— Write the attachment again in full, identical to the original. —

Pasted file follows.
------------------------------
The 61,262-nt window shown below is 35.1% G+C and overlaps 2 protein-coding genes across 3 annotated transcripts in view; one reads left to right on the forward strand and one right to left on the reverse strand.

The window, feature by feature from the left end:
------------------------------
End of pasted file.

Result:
The 61,262-nt window shown below is 35.1% G+C and overlaps 2 protein-coding genes across 3 annotated transcripts in view; one reads left to right on the forward strand and one right to left on the reverse strand.

The window, feature by feature from the left end: